Modern music has reached a point where the drum tracks on albums often have electronic aspects to it. Sounds are heard that you wouldn’t be able to play on a standard drum kit. Because of this, the electronic drum pad market is booming.
Drummers are using hybrid setups to integrate acoustic and electronic drumming. Percussion pads are an easily portable solution to space. You can fit most of them in a backpack.
7 Best Electronic Drum Pads - Top Picks in Percussion Pads
Not all electronic drum pads are the same. So, I have made a list of my favorite pads to talk about. After going through my list of top picks, hopefully you’ll be able to know which one will be the best for you.
Table of Contents
- 7 Best Electronic Drum Pads - Top Picks in Percussion Pads
- Things to Know About Electronic Pads
The Alesis Strike MultiPad takes its name from the Strike Pro drum kit, which is the flagship electric kit from Alesis. This should give you surety that this product delivers the same high quality.
The Alesis Strike MultiPad has 9 pads in total. It has 6 square pads, with 3 smaller “shoulder” pads near the top. Each pad has a multicolored LED strip underneath that gives off certain information depending on what you play. The LED strips help to distinguish which sounds belong to which pad, which is a great feature for when you’re playing live and there is minimal light on stage.
The Strike has an onboard stereo sampler. This allows you to capture and sample sounds from external sources like mics, phones or computers. You can easily work with the sounds through the Strike’s interface.
The MIDI capabilities allow you to control virtual instruments through a DAW on a computer. Alesis includes a version of Ableton Lite with the Strike MultiPad, so don’t worry if you don’t have a DAW already.
With 6GB of onboard sounds, this electronic pad comes packed with possibilities. The acoustic drum kit sounds aren’t great, but the electronic sounds and samples are really good. The Strike MultiPad also has an extra 28GB of space to work with. So, there’s a lot of room to load your own samples.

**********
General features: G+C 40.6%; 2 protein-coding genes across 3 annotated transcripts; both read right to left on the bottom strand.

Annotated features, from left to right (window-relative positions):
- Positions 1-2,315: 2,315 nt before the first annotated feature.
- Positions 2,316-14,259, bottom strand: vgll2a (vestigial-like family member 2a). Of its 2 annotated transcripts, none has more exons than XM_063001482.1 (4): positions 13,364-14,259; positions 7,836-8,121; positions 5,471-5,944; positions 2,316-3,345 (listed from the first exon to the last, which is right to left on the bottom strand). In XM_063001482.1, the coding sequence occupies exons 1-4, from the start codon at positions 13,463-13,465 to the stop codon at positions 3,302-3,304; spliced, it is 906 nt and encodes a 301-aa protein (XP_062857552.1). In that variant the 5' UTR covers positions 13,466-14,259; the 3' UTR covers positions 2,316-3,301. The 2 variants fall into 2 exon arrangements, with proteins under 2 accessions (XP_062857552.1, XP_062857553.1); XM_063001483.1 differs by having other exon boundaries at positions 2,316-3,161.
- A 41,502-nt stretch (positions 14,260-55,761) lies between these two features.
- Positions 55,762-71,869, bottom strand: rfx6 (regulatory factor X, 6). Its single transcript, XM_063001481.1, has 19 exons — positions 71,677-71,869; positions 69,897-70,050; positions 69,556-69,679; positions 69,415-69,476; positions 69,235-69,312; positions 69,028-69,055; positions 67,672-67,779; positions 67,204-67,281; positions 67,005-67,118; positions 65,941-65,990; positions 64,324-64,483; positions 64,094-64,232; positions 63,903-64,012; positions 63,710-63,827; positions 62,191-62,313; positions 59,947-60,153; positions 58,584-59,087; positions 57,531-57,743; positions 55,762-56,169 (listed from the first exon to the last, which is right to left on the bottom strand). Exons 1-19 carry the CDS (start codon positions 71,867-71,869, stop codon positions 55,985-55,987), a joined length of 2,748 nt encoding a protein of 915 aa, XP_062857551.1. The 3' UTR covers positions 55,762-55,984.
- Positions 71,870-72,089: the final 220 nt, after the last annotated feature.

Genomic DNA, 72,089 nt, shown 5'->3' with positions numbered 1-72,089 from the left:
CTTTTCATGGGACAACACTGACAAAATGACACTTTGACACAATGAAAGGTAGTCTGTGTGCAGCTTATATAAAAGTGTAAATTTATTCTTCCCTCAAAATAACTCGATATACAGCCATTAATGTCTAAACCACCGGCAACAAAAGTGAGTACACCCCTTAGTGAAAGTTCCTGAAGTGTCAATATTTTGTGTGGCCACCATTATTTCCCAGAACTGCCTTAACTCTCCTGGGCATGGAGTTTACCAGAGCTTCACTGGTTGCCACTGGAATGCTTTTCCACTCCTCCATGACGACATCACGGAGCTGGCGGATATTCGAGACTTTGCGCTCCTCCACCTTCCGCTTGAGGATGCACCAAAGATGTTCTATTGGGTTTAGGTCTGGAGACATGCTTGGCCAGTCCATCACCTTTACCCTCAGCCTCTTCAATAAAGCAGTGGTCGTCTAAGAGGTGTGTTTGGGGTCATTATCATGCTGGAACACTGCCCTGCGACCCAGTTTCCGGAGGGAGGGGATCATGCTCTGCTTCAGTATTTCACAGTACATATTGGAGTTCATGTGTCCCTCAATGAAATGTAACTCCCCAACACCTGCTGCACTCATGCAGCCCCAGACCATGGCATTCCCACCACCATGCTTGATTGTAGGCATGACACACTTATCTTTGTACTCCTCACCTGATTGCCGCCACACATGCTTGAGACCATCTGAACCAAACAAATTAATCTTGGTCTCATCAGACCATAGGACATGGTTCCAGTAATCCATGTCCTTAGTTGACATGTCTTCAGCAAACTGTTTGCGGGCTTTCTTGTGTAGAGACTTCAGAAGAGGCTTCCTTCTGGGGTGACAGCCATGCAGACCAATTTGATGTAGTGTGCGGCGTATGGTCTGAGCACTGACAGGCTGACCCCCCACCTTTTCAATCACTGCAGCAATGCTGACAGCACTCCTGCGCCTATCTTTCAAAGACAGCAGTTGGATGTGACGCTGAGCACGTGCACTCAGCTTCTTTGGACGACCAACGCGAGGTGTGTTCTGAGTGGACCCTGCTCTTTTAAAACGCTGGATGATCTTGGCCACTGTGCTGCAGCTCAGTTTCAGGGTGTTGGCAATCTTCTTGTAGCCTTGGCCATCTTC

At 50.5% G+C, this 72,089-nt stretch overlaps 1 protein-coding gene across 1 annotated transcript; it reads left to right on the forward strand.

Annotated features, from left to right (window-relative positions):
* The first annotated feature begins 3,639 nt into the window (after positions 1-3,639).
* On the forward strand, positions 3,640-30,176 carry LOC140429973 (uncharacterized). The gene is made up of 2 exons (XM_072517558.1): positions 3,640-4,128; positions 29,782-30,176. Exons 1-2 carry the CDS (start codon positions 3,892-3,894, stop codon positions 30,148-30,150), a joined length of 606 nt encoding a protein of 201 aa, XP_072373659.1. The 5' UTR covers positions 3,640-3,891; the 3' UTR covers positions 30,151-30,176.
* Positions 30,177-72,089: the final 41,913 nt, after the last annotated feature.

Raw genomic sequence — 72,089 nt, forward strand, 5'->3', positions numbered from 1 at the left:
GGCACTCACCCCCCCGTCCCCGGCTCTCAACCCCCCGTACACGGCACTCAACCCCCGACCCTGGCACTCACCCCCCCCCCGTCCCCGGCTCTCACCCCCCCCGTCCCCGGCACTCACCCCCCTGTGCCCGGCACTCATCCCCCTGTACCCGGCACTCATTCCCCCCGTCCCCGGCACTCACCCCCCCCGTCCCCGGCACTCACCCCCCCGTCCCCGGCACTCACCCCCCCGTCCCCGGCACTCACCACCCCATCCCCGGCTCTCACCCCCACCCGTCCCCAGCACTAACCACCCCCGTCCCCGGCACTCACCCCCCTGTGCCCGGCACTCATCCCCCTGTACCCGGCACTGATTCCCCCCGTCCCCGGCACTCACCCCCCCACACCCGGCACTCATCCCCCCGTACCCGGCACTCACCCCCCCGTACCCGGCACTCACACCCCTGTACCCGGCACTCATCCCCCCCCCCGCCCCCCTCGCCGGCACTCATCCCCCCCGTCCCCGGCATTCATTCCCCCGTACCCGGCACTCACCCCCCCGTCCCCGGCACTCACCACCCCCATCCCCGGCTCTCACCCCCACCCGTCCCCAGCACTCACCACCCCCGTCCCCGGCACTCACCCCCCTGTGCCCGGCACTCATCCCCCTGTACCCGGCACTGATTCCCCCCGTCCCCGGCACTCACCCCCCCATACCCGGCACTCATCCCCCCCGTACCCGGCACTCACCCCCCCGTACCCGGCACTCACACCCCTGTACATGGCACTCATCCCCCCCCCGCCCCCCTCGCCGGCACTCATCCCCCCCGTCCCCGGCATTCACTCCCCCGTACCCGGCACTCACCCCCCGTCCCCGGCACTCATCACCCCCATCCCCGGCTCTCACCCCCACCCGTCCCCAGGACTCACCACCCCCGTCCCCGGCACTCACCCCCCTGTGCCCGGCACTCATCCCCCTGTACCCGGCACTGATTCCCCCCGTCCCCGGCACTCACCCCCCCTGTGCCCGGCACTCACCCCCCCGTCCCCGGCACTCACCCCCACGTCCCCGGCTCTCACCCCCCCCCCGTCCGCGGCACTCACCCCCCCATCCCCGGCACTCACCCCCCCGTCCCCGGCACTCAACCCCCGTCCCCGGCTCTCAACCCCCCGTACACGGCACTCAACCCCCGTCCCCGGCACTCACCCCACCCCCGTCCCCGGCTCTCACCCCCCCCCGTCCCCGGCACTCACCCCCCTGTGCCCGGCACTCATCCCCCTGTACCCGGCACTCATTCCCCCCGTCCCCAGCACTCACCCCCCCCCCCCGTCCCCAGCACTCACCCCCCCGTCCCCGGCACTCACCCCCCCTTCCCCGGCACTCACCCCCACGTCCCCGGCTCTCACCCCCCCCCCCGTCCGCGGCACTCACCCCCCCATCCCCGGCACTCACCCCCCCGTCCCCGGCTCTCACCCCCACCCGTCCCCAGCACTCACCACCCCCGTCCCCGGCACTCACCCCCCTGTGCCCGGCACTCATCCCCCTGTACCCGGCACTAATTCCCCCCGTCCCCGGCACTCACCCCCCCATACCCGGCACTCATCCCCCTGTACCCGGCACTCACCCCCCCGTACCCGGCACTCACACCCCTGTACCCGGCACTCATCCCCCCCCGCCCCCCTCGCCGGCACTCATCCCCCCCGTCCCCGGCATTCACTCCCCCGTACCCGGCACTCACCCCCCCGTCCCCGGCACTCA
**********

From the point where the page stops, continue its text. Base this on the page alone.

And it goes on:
The Roland SPD-SX is the current industry-standard electronic pad. You will see this pad incorporated in most setups of modern artists.
It has 9 pads in total, with 6 main pads and 3 “shoulder” pads. Each pad has a light underneath, which flashes when the pad is hit. The lights also flash in time with the BPM of a sample that the pad triggers. The pads themselves are top-quality, with snare rolls sounding natural and percussion having life-like feel.
The SPD-SX is mostly known for its sampling capabilities. It has a sampling mode which makes it easy to record loops.
It has 4GB internal memory to store samples. This is a manageable amount of space, but it isn’t much compared to some competitor products. Roland has made software that allows you to program kits on your computer, then load those kits onto the device. This is one of the best things about the SPD-SX, as it makes it so easy to customise different kits.
The SPD-SX has built-in effects such as delay and EQ, expanding the possibilities of the sounds it can produce.
One of the main uses of the SPD-SX in a modern setup, is to run tracks when playing live. It has two audio outputs in the back, which allow for the drummer to have a click track playing while the crowd doesn’t hear it. So, you can sample backing tracks with a click coming though one output, while the track without a click goes through the other output.
The Alesis SamplePad Pro is one of the budget electronic pads on the market. It offers a lot of what the competitor pads offer, but at a more affordable price. So, does the drop-in price show in the quality of the SamplePad Pro? Well, yes and no. Certain aspects work just fine while others leave room for more.
The SamplePad Pro has 8 dual-zone pads in total. 6 on the main surface and 2 smaller pads at the top. The pads are velocity sensitive, meaning the sound will change depending on how hard you hit them. You can extend the SamplePad Pro and turn it into a small drum kit, including a kick, hi-hat and two additional pads.
It has 200 onboard sounds and SD storage to load in your own. It also has MIDI functionality, meaning you can use it as a controller for a DAW.
What are the drawbacks of the Alesis SamplePad Pro? Well, the main issue with it is that it has cross-talk problems, meaning that certain pads are triggered when you didn’t hit them. This can be pretty annoying, especially if you’re playing a live gig and didn’t intend for a certain sound to play.
The loading time between switching kits also takes a while. So, you’ll have to keep that in mind when playing live.
The KAT Percussion KTMP1 is a relatively simple product, but I’ve added it to this list because something simple may be just what you’re looking for.